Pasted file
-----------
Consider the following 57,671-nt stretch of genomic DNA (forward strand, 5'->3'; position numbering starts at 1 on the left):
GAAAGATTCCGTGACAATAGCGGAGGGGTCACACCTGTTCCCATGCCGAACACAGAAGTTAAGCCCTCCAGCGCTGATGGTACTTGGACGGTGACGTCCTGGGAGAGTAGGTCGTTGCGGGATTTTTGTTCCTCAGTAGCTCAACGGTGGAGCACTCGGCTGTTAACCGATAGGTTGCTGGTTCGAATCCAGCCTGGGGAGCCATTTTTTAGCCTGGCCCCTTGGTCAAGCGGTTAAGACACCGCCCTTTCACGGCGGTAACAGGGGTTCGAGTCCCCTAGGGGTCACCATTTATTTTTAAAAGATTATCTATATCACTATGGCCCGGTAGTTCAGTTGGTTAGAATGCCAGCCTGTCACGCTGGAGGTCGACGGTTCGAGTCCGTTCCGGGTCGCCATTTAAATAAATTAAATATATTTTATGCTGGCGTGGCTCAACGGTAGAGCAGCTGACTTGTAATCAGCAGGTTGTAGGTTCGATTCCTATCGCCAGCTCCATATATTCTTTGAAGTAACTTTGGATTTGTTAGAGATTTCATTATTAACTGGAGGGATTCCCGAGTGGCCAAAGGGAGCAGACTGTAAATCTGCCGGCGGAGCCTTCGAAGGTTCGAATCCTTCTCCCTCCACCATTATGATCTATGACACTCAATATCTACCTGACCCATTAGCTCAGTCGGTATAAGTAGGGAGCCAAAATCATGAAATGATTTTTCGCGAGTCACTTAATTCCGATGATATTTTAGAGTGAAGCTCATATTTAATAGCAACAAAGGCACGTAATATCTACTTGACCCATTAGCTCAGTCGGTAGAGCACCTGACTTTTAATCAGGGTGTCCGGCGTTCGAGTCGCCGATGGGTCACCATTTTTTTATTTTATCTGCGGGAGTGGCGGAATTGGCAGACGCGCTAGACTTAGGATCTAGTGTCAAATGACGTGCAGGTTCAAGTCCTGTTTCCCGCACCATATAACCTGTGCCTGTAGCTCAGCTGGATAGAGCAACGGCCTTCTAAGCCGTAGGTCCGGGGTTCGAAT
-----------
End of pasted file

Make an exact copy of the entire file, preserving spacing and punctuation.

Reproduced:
Consider the following 57,671-nt stretch of genomic DNA (forward strand, 5'->3'; position numbering starts at 1 on the left):
GAAAGATTCCGTGACAATAGCGGAGGGGTCACACCTGTTCCCATGCCGAACACAGAAGTTAAGCCCTCCAGCGCTGATGGTACTTGGACGGTGACGTCCTGGGAGAGTAGGTCGTTGCGGGATTTTTGTTCCTCAGTAGCTCAACGGTGGAGCACTCGGCTGTTAACCGATAGGTTGCTGGTTCGAATCCAGCCTGGGGAGCCATTTTTTAGCCTGGCCCCTTGGTCAAGCGGTTAAGACACCGCCCTTTCACGGCGGTAACAGGGGTTCGAGTCCCCTAGGGGTCACCATTTATTTTTAAAAGATTATCTATATCACTATGGCCCGGTAGTTCAGTTGGTTAGAATGCCAGCCTGTCACGCTGGAGGTCGACGGTTCGAGTCCGTTCCGGGTCGCCATTTAAATAAATTAAATATATTTTATGCTGGCGTGGCTCAACGGTAGAGCAGCTGACTTGTAATCAGCAGGTTGTAGGTTCGATTCCTATCGCCAGCTCCATATATTCTTTGAAGTAACTTTGGATTTGTTAGAGATTTCATTATTAACTGGAGGGATTCCCGAGTGGCCAAAGGGAGCAGACTGTAAATCTGCCGGCGGAGCCTTCGAAGGTTCGAATCCTTCTCCCTCCACCATTATGATCTATGACACTCAATATCTACCTGACCCATTAGCTCAGTCGGTATAAGTAGGGAGCCAAAATCATGAAATGATTTTTCGCGAGTCACTTAATTCCGATGATATTTTAGAGTGAAGCTCATATTTAATAGCAACAAAGGCACGTAATATCTACTTGACCCATTAGCTCAGTCGGTAGAGCACCTGACTTTTAATCAGGGTGTCCGGCGTTCGAGTCGCCGATGGGTCACCATTTTTTTATTTTATCTGCGGGAGTGGCGGAATTGGCAGACGCGCTAGACTTAGGATCTAGTGTCAAATGACGTGCAGGTTCAAGTCCTGTTTCCCGCACCATATAACCTGTGCCTGTAGCTCAGCTGGATAGAGCAACGGCCTTCTAAGCCGTAGGTCCGGGGTTCGAAT